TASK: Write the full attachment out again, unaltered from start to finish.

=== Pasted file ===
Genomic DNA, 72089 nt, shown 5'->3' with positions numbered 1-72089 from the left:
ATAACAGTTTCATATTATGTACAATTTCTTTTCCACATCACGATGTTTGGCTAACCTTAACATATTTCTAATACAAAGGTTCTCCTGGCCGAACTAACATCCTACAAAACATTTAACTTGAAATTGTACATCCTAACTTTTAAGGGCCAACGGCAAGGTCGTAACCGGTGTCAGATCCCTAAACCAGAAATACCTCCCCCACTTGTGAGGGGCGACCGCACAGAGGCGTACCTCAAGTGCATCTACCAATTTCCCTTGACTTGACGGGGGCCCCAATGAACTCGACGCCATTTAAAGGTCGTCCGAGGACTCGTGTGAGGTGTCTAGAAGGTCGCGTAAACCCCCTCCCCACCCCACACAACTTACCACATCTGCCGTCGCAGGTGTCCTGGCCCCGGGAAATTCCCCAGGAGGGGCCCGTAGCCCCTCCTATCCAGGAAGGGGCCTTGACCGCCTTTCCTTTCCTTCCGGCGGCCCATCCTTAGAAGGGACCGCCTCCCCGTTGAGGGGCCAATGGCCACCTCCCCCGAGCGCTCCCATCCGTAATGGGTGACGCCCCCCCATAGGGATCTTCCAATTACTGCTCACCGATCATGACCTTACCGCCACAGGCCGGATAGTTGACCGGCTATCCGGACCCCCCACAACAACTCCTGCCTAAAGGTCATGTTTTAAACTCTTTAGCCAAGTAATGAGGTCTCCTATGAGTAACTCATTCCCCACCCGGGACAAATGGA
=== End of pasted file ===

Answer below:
Genomic DNA, 72089 nt, shown 5'->3' with positions numbered 1-72089 from the left:
ATAACAGTTTCATATTATGTACAATTTCTTTTCCACATCACGATGTTTGGCTAACCTTAACATATTTCTAATACAAAGGTTCTCCTGGCCGAACTAACATCCTACAAAACATTTAACTTGAAATTGTACATCCTAACTTTTAAGGGCCAACGGCAAGGTCGTAACCGGTGTCAGATCCCTAAACCAGAAATACCTCCCCCACTTGTGAGGGGCGACCGCACAGAGGCGTACCTCAAGTGCATCTACCAATTTCCCTTGACTTGACGGGGGCCCCAATGAACTCGACGCCATTTAAAGGTCGTCCGAGGACTCGTGTGAGGTGTCTAGAAGGTCGCGTAAACCCCCTCCCCACCCCACACAACTTACCACATCTGCCGTCGCAGGTGTCCTGGCCCCGGGAAATTCCCCAGGAGGGGCCCGTAGCCCCTCCTATCCAGGAAGGGGCCTTGACCGCCTTTCCTTTCCTTCCGGCGGCCCATCCTTAGAAGGGACCGCCTCCCCGTTGAGGGGCCAATGGCCACCTCCCCCGAGCGCTCCCATCCGTAATGGGTGACGCCCCCCCATAGGGATCTTCCAATTACTGCTCACCGATCATGACCTTACCGCCACAGGCCGGATAGTTGACCGGCTATCCGGACCCCCCACAACAACTCCTGCCTAAAGGTCATGTTTTAAACTCTTTAGCCAAGTAATGAGGTCTCCTATGAGTAACTCATTCCCCACCCGGGACAAATGGA